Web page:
Women in Israeli Army Losing Motivation to Serve in Combat Roles, Report Shows

Inadequate facilities and commanders' demeaning practices toward trainees highlight the challenges facing female combat soldiers in Israel

Gili Cohen
Gili Cohen
A female Israeli soldier takes part in a Krav Maga training at a military base in the Golan Heights, March, 2017.
A female Israeli soldier takes part in a Krav Maga training at a military base in the Golan Heights, March, 2017.Credit: NIR ELIAS/REUTERS
Gili Cohen
Gili Cohen

Women’s motivation to take on combat roles is dropping, an Israeli army report has found.

Reasons for the change include a lack of facilities and commanders’ demeaning practices toward the trainees.

The report, compiled by Israel Defense Forces Ombudsman Maj. Gen. Yitzhak Brick from complaints his office received in 2016, also shows that commanders are struggling to comply with regulations designed to help women integrate into combat roles.

Issues highlighted in the report, which was released on Sunday, included infrastructure problems, such as inadequate facilities. Due to a lack of space, male commanders were required to enter female soldiers’ quarters to hold morning drills, while female soldiers had to use the men’s showers.

Female soldiers from the IDF's Bardalas battalion in a training exercise in the north in Sept. 2016.Credit: Jack Guez/AFP

The report said that commanders involved in training mixed-gender combat units failed to fully comply with medical directives and mental health recommendations, making service harder for women. The ombudsman also noted a shortage of doctors.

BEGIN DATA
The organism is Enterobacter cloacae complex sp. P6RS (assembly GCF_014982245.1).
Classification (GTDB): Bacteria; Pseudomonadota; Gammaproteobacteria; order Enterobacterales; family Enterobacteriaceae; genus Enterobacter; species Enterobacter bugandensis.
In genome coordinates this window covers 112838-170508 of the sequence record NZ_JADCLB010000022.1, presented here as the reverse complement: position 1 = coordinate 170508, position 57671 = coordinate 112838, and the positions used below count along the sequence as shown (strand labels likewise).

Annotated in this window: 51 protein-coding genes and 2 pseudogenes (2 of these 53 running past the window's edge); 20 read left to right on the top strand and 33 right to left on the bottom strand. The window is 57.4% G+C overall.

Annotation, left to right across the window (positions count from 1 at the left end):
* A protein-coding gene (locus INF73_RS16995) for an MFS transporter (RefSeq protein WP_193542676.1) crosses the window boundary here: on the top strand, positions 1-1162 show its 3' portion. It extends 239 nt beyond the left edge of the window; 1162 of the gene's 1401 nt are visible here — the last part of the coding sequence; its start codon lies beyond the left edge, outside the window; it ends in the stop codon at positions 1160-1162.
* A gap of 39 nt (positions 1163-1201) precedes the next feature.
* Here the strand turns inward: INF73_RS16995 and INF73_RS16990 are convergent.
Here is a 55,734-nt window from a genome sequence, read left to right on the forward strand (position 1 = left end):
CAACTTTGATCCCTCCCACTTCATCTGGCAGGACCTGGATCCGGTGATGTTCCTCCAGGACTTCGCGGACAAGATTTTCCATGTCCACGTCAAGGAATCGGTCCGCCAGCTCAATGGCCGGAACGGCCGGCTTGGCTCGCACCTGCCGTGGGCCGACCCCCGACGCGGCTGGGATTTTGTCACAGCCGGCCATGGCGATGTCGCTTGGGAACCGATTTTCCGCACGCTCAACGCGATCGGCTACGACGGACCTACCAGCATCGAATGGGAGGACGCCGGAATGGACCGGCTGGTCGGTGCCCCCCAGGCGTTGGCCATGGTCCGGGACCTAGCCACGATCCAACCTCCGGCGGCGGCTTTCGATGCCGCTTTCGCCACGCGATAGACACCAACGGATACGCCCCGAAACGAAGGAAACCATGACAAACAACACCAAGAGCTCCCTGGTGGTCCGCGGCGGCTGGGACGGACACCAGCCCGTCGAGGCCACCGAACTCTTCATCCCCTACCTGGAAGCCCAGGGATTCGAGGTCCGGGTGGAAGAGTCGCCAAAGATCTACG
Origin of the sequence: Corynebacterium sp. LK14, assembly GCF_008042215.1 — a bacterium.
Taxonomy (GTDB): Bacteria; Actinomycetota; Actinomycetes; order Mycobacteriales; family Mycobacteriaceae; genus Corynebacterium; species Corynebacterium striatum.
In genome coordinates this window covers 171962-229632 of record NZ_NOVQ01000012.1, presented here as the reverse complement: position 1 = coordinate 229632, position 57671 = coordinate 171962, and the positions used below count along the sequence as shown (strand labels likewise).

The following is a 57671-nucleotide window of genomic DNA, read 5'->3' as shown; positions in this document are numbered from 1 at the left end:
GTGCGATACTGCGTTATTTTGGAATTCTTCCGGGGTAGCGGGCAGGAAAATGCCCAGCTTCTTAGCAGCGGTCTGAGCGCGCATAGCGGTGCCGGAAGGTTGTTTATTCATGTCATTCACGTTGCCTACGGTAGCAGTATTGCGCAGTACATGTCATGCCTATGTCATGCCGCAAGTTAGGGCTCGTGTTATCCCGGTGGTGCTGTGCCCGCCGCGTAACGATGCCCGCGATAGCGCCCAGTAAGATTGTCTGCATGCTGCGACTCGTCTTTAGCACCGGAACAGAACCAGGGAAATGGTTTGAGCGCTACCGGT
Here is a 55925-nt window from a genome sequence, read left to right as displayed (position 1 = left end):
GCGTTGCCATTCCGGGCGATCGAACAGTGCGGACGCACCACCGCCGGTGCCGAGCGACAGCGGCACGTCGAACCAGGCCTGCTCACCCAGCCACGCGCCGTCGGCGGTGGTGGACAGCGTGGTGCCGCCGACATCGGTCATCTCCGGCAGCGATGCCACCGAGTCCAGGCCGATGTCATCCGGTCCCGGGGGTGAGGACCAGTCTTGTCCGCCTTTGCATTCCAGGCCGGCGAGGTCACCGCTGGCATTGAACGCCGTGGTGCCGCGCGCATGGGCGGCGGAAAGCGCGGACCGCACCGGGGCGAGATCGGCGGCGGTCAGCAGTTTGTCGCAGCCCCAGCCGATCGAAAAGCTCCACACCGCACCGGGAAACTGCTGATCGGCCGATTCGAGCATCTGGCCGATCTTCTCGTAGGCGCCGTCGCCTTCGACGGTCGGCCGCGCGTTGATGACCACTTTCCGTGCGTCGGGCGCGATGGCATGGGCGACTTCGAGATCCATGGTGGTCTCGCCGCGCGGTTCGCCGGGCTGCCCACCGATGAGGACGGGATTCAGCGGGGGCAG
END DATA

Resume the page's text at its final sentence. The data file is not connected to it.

Some 6,758 complains were lodged with Brick's office in 2016, 400 more than the previous year. Almost all dealt with relations between commanders and soldiers, and 58 percent were found to be justified.

Demeaning practices by commanders were reported toward both female and male soldiers, which in turn lessened their desire to serve in combat roles.

For example, one female soldier complained of repeated verbal harassment by a commander, which she said was belittling and left her humiliated in front of her comrades on a number of occasions. In some instances, soldiers were called “crybabies” for bringing up legitimate medical problems.

The issues were attributed to the fact that the commanders themselves had trained for combat and the trainer positions were a last choice for them. This created a somewhat hardened training culture unsympathetic to personal issues.

Brick said the fact that female soldiers are trained on bases that are not equipped for them harms their rights and is directly connected to hurting their motivation. This especially pertains to female soldiers, but male soldiers are also affected.

“The female combat soldiers feel they are being gauged in comparison to the skills and abilities of [regular] infantry combat units,” the report said regarding the use of ill-equipped and predominately male bases for training women.

The army plans to set up a new training base specifically for mixed-gender units.

In what seemed to be a challenge to arguments by religious and right-wing organizations against integrating women into combat roles, Brick said female combat soldiers were increasingly “taking a central place in the IDF’s field operations.”

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